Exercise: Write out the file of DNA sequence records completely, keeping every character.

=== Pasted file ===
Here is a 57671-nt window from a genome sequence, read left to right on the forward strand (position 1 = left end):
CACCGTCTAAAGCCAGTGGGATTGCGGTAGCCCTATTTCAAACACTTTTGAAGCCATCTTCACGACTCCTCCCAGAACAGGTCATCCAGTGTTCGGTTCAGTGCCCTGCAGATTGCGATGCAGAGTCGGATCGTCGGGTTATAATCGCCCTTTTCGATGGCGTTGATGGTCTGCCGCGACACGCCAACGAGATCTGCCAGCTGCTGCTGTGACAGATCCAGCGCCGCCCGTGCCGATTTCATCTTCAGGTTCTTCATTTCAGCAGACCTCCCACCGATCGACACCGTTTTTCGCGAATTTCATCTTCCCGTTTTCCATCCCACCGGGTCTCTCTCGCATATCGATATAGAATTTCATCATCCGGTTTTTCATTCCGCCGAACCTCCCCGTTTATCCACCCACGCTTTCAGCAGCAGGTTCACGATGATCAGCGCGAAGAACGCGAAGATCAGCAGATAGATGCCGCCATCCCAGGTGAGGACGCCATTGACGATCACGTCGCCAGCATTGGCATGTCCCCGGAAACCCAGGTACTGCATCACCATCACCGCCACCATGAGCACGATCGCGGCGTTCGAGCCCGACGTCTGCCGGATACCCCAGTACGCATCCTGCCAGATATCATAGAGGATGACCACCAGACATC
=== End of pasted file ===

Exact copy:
Here is a 57671-nt window from a genome sequence, read left to right on the forward strand (position 1 = left end):
CACCGTCTAAAGCCAGTGGGATTGCGGTAGCCCTATTTCAAACACTTTTGAAGCCATCTTCACGACTCCTCCCAGAACAGGTCATCCAGTGTTCGGTTCAGTGCCCTGCAGATTGCGATGCAGAGTCGGATCGTCGGGTTATAATCGCCCTTTTCGATGGCGTTGATGGTCTGCCGCGACACGCCAACGAGATCTGCCAGCTGCTGCTGTGACAGATCCAGCGCCGCCCGTGCCGATTTCATCTTCAGGTTCTTCATTTCAGCAGACCTCCCACCGATCGACACCGTTTTTCGCGAATTTCATCTTCCCGTTTTCCATCCCACCGGGTCTCTCTCGCATATCGATATAGAATTTCATCATCCGGTTTTTCATTCCGCCGAACCTCCCCGTTTATCCACCCACGCTTTCAGCAGCAGGTTCACGATGATCAGCGCGAAGAACGCGAAGATCAGCAGATAGATGCCGCCATCCCAGGTGAGGACGCCATTGACGATCACGTCGCCAGCATTGGCATGTCCCCGGAAACCCAGGTACTGCATCACCATCACCGCCACCATGAGCACGATCGCGGCGTTCGAGCCCGACGTCTGCCGGATACCCCAGTACGCATCCTGCCAGATATCATAGAGGATGACCACCAGACATC